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The Last Race of the Rail-Splitter

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  • The Last Race of the Rail-Splitter
Verses highly critical of Abraham Lincoln appeared on a broadside printed late in 1861.
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The Last Race of the Rail-Splitter

"The Last Race of the Rail-Splitter," Broadside, ca. 1861, Broadside, 186- .L34 BOX, Special Collections, Library of Virginia.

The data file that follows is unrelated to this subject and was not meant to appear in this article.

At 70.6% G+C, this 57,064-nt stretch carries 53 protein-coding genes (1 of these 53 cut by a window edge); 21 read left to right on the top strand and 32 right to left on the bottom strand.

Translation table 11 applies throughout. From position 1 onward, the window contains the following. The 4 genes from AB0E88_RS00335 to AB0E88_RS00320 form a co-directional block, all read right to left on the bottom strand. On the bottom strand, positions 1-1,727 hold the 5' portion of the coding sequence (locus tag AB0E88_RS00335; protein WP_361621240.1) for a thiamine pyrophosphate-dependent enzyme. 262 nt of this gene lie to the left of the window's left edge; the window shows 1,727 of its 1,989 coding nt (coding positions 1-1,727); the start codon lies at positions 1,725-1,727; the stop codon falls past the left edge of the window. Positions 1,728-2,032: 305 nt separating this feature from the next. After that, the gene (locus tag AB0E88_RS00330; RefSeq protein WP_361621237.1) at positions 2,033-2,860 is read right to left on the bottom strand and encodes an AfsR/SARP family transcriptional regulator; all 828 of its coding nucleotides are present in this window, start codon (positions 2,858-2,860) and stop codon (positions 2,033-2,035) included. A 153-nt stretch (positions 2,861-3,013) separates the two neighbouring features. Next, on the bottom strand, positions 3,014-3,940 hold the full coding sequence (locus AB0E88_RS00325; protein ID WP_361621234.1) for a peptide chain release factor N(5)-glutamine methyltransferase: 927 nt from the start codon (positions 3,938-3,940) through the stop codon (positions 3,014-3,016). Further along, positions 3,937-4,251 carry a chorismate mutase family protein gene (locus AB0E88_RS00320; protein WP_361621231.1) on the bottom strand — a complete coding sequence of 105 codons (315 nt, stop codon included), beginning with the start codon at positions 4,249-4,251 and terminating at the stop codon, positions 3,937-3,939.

This undated broadside, highly critical of Abraham Lincoln, was probably published sometime late in 1861. The footnote refers to his secret passage through Baltimore late in February 1861 on his way to Washington to be inaugurated as president on March 4, 1861, but the second stanza also mentions Confederate General P. G. T. Beauregard, who commanded Southern troops at the First Battle of Manassas on July 21, 1861. Following that defeat of Union forces, civilians and soldiers fled back toward Washington. The verses also contain two references to United States Secretary of State William H. Seward.

The image at the top closely resembles woodcuts that appeared in advertisements that slaveowners placed in Southern newspapers seeking the return of runaway slaves, probably to reinforce Southern beliefs that Lincoln's administration was a threat to slavery.